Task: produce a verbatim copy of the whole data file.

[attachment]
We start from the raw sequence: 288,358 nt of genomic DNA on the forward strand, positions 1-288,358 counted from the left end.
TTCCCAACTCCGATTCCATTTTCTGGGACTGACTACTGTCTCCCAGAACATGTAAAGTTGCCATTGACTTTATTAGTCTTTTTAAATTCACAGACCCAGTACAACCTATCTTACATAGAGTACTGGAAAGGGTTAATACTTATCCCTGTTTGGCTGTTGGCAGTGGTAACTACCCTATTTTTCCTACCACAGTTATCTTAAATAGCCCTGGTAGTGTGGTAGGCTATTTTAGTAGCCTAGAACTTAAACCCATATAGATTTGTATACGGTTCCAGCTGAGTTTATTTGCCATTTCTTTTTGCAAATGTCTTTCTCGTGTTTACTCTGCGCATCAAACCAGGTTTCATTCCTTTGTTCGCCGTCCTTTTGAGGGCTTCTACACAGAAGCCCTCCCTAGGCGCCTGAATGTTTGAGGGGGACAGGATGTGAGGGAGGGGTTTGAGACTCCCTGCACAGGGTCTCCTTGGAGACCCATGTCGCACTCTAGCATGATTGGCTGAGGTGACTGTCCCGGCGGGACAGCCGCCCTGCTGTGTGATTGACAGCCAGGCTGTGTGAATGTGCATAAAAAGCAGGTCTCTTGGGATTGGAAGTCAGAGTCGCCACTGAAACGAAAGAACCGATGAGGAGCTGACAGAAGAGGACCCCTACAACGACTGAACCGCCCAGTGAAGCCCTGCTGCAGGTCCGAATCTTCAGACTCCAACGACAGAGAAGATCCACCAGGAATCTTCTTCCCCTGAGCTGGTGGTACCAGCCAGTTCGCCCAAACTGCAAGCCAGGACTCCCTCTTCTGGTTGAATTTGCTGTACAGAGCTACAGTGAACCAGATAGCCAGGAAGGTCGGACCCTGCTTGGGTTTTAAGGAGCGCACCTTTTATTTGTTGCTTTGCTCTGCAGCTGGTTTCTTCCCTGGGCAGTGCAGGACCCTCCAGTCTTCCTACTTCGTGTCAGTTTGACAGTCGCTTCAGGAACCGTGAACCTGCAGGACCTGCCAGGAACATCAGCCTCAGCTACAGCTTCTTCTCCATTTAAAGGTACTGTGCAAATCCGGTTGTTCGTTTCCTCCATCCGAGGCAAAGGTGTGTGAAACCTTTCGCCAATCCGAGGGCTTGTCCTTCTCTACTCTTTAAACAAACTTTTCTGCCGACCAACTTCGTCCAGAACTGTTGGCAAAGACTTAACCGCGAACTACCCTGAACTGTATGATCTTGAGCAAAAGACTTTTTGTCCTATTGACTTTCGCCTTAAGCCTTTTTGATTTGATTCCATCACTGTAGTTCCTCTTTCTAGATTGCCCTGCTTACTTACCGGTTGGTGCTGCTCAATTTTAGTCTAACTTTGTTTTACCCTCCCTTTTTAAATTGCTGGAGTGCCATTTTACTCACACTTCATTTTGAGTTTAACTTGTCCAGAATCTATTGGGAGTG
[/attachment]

We start from the raw sequence: 288,358 nt of genomic DNA on the forward strand, positions 1-288,358 counted from the left end.
TTCCCAACTCCGATTCCATTTTCTGGGACTGACTACTGTCTCCCAGAACATGTAAAGTTGCCATTGACTTTATTAGTCTTTTTAAATTCACAGACCCAGTACAACCTATCTTACATAGAGTACTGGAAAGGGTTAATACTTATCCCTGTTTGGCTGTTGGCAGTGGTAACTACCCTATTTTTCCTACCACAGTTATCTTAAATAGCCCTGGTAGTGTGGTAGGCTATTTTAGTAGCCTAGAACTTAAACCCATATAGATTTGTATACGGTTCCAGCTGAGTTTATTTGCCATTTCTTTTTGCAAATGTCTTTCTCGTGTTTACTCTGCGCATCAAACCAGGTTTCATTCCTTTGTTCGCCGTCCTTTTGAGGGCTTCTACACAGAAGCCCTCCCTAGGCGCCTGAATGTTTGAGGGGGACAGGATGTGAGGGAGGGGTTTGAGACTCCCTGCACAGGGTCTCCTTGGAGACCCATGTCGCACTCTAGCATGATTGGCTGAGGTGACTGTCCCGGCGGGACAGCCGCCCTGCTGTGTGATTGACAGCCAGGCTGTGTGAATGTGCATAAAAAGCAGGTCTCTTGGGATTGGAAGTCAGAGTCGCCACTGAAACGAAAGAACCGATGAGGAGCTGACAGAAGAGGACCCCTACAACGACTGAACCGCCCAGTGAAGCCCTGCTGCAGGTCCGAATCTTCAGACTCCAACGACAGAGAAGATCCACCAGGAATCTTCTTCCCCTGAGCTGGTGGTACCAGCCAGTTCGCCCAAACTGCAAGCCAGGACTCCCTCTTCTGGTTGAATTTGCTGTACAGAGCTACAGTGAACCAGATAGCCAGGAAGGTCGGACCCTGCTTGGGTTTTAAGGAGCGCACCTTTTATTTGTTGCTTTGCTCTGCAGCTGGTTTCTTCCCTGGGCAGTGCAGGACCCTCCAGTCTTCCTACTTCGTGTCAGTTTGACAGTCGCTTCAGGAACCGTGAACCTGCAGGACCTGCCAGGAACATCAGCCTCAGCTACAGCTTCTTCTCCATTTAAAGGTACTGTGCAAATCCGGTTGTTCGTTTCCTCCATCCGAGGCAAAGGTGTGTGAAACCTTTCGCCAATCCGAGGGCTTGTCCTTCTCTACTCTTTAAACAAACTTTTCTGCCGACCAACTTCGTCCAGAACTGTTGGCAAAGACTTAACCGCGAACTACCCTGAACTGTATGATCTTGAGCAAAAGACTTTTTGTCCTATTGACTTTCGCCTTAAGCCTTTTTGATTTGATTCCATCACTGTAGTTCCTCTTTCTAGATTGCCCTGCTTACTTACCGGTTGGTGCTGCTCAATTTTAGTCTAACTTTGTTTTACCCTCCCTTTTTAAATTGCTGGAGTGCCATTTTACTCACACTTCATTTTGAGTTTAACTTGTCCAGAATCTATTGGGAGTG